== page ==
Representative-elect George Santos, RN.Y., agreed MondayDuring his successful campaign for a seat in the US House.
In an interview New York Post, Santos said: “My sins here embellish my resume. I’m sorry.”
He added to the newspaper: “I campaigned by talking about people’s concerns, not my application” and added that “I want to fulfill the promises I made during the campaign.”
The New York Times Santos, 34, drew questions last week about the life story he presented during his campaign.
A spokeswoman for Santos’ 2022 campaign responded Tuesday, saying, “As a millennial, George did what he had to do to avoid the smear campaigns put forth by elite organizations like the New York Times.” Gabriel Lipsky, a spokesman, said the Times had “shamefully opened the season against the first openly gay Congressman,” though Santos was not the first gay Congressman, nor the first openly gay Congressman.
“Santos is fully committed to his decisive victory in Congress and to being the voice of New York’s Third District,” Lipsky said. “Santos is strong and he’s very willing to stand up and make people work.”
Joseph Cairo, Jr., chairman of the Nassau County Republican Committee, which covers much of Santos’ district, said in a statement that Santos had “broken the public trust” and that Santos “will continue to prove he has learned.” lesson.” But Cairo did not call on Santos to step down.
“He has a lot of work to do to regain the trust of voters and everyone he represents in Congress,” Cairo said. But Cairo Santos said “we need to do the public will in Washington. Residents need him to provide tax relief and pass laws that make our neighborhoods and our country safer.”
Santos, who lives in Queens, said he graduated from Baruch College in New York, but on Monday he admitted: “I didn’t graduate from any institution of higher learning. I’m ashamed and sorry for embellishing my resume. .”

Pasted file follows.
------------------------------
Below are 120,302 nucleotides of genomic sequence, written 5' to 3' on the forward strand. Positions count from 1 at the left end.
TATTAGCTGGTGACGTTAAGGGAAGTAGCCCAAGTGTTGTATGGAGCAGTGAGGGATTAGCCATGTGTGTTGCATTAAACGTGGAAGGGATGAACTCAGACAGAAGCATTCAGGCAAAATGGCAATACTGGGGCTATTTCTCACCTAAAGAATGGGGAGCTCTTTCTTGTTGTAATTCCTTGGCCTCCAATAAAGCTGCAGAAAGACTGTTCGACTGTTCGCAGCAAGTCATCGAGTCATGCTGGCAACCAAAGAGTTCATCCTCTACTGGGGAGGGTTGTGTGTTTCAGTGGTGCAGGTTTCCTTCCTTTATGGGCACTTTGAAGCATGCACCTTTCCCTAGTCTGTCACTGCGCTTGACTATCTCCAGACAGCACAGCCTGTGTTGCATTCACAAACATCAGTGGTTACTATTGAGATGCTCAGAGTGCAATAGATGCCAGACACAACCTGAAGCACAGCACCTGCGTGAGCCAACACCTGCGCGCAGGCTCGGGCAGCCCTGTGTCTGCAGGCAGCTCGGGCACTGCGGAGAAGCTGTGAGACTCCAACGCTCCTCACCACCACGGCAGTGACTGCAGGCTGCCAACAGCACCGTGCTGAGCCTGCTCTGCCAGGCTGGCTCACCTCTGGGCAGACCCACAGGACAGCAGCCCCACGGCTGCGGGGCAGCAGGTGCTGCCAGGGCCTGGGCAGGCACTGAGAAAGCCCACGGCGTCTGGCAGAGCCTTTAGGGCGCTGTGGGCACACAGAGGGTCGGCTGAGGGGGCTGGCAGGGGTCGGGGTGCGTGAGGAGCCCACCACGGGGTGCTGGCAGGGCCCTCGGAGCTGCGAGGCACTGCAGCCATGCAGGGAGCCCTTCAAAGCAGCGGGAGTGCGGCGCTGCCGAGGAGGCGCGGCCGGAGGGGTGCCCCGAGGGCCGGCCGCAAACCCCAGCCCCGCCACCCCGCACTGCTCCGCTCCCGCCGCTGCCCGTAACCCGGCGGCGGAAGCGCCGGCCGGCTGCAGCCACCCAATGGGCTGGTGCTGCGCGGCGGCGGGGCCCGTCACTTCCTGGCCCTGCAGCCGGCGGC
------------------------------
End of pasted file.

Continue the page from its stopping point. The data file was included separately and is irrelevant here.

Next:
He added: “I own it. … We do stupid things in life.”
A spokesperson for Baruch College previously told CBS News that no record of his visit could be found.
Santos had said he worked at Citigroup and Goldman Sachs, but representatives from both companies told CBS News last week that they could not confirm Santos’ employment.
Santos told the Post that he had “never worked directly” with any financial institution, adding that he “made a poor choice of words.”
He told the Post that Link Bridge, the investment firm where he was vice president, had done business with both.
An earlier version of Santos’ campaign website stated that “George Antony began working as a partner at Citigroup and quickly rose to associate asset manager in the firm’s real estate division,” and the next paragraph read, “George Antony was then offered an exciting opportunity with Goldman Sachs but the pinnacle of his career.” What he envisioned did not materialize as he had hoped.” No bank is currently named on his website.
Another news outlet is the Jewish American News site forward, Santos’ campaign website questioned whether his grandparents “fled Jewish persecution in the Ukraine, immigrated to Belgium, and again fled persecution during World War II.” It said records show his grandparents were born in Brazil.
“I never,” Santos told the Post. “I’m Catholic. I said ‘Jewish’ because I know that my maternal family has a Jewish background.”
CEO of the Republican Jewish Coalition Matt Brooks said in a statement Tuesday Santos “deceived” them and misrepresented his heritage in public comments and told them “in private, he was Jewish.” “He will not be welcome at any RJC event in the future,” Brooks said.
Santos first ran for Congress in 2020 and lost. He ran again in 2022, winning a district that includes some Long Island suburbs and a small part of Queens.
Caitlin Hew-Burns contributed to this report.